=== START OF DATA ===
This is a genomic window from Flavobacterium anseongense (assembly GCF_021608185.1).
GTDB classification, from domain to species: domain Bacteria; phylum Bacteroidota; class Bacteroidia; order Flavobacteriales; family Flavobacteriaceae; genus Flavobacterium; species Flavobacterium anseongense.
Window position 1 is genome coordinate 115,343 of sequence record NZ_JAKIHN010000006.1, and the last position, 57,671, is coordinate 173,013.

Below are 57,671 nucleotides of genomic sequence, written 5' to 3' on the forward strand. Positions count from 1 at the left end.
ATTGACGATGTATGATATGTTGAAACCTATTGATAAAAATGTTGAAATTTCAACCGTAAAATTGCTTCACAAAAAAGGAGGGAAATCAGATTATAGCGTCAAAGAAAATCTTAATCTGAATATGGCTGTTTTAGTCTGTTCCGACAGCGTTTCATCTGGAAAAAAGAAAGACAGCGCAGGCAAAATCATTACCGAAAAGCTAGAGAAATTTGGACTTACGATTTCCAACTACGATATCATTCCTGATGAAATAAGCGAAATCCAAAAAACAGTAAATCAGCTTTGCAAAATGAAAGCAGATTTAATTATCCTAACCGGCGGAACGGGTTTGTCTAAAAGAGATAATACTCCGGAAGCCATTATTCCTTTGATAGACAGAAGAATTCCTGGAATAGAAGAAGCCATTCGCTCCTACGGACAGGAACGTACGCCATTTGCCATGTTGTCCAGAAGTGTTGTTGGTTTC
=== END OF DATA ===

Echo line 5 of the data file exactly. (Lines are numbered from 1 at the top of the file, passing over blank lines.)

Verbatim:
ATTGACGATGTATGATATGTTGAAACCTATTGATAAAAATGTTGAAATTTCAACCGTAAAATTGCTTCACAAAAAAGGAGGGAAATCAGATTATAGCGTCAAAGAAAATCTTAATCTGAATATGGCTGTTTTAGTCTGTTCCGACAGCGTTTCATCTGGAAAAAAGAAAGACAGCGCAGGCAAAATCATTACCGAAAAGCTAGAGAAATTTGGACTTACGATTTCCAACTACGATATCATTCCTGATGAAATAAGCGAAATCCAAAAAACAGTAAATCAGCTTTGCAAAATGAAAGCAGATTTAATTATCCTAACCGGCGGAACGGGTTTGTCTAAAAGAGATAATACTCCGGAAGCCATTATTCCTTTGATAGACAGAAGAATTCCTGGAATAGAAGAAGCCATTCGCTCCTACGGACAGGAACGTACGCCATTTGCCATGTTGTCCAGAAGTGTTGTTGGTTTC